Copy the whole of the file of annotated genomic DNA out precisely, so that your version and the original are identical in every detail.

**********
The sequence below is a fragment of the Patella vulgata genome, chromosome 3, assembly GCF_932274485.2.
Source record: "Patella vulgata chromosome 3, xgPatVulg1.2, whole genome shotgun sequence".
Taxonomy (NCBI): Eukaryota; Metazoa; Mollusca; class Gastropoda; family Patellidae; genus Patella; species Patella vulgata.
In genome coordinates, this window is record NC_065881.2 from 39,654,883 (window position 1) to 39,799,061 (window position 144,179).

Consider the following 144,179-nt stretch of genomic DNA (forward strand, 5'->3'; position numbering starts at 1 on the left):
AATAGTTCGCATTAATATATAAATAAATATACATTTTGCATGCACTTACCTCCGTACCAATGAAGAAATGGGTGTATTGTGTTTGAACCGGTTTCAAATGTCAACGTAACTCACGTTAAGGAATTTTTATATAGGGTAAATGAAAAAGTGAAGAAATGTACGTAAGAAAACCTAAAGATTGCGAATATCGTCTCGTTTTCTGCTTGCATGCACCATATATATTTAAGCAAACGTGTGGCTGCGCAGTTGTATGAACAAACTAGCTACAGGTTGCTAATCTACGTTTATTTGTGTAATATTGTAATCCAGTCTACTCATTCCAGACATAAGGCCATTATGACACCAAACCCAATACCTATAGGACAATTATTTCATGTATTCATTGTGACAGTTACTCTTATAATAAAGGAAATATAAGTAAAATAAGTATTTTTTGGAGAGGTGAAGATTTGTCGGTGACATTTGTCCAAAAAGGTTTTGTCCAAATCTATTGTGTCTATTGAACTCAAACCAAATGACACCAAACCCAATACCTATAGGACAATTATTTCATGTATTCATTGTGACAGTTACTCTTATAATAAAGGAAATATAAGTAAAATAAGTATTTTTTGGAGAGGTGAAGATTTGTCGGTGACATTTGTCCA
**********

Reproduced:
The sequence below is a fragment of the Patella vulgata genome, chromosome 3, assembly GCF_932274485.2.
Source record: "Patella vulgata chromosome 3, xgPatVulg1.2, whole genome shotgun sequence".
Taxonomy (NCBI): Eukaryota; Metazoa; Mollusca; class Gastropoda; family Patellidae; genus Patella; species Patella vulgata.
In genome coordinates, this window is record NC_065881.2 from 39,654,883 (window position 1) to 39,799,061 (window position 144,179).

Consider the following 144,179-nt stretch of genomic DNA (forward strand, 5'->3'; position numbering starts at 1 on the left):
AATAGTTCGCATTAATATATAAATAAATATACATTTTGCATGCACTTACCTCCGTACCAATGAAGAAATGGGTGTATTGTGTTTGAACCGGTTTCAAATGTCAACGTAACTCACGTTAAGGAATTTTTATATAGGGTAAATGAAAAAGTGAAGAAATGTACGTAAGAAAACCTAAAGATTGCGAATATCGTCTCGTTTTCTGCTTGCATGCACCATATATATTTAAGCAAACGTGTGGCTGCGCAGTTGTATGAACAAACTAGCTACAGGTTGCTAATCTACGTTTATTTGTGTAATATTGTAATCCAGTCTACTCATTCCAGACATAAGGCCATTATGACACCAAACCCAATACCTATAGGACAATTATTTCATGTATTCATTGTGACAGTTACTCTTATAATAAAGGAAATATAAGTAAAATAAGTATTTTTTGGAGAGGTGAAGATTTGTCGGTGACATTTGTCCAAAAAGGTTTTGTCCAAATCTATTGTGTCTATTGAACTCAAACCAAATGACACCAAACCCAATACCTATAGGACAATTATTTCATGTATTCATTGTGACAGTTACTCTTATAATAAAGGAAATATAAGTAAAATAAGTATTTTTTGGAGAGGTGAAGATTTGTCGGTGACATTTGTCCA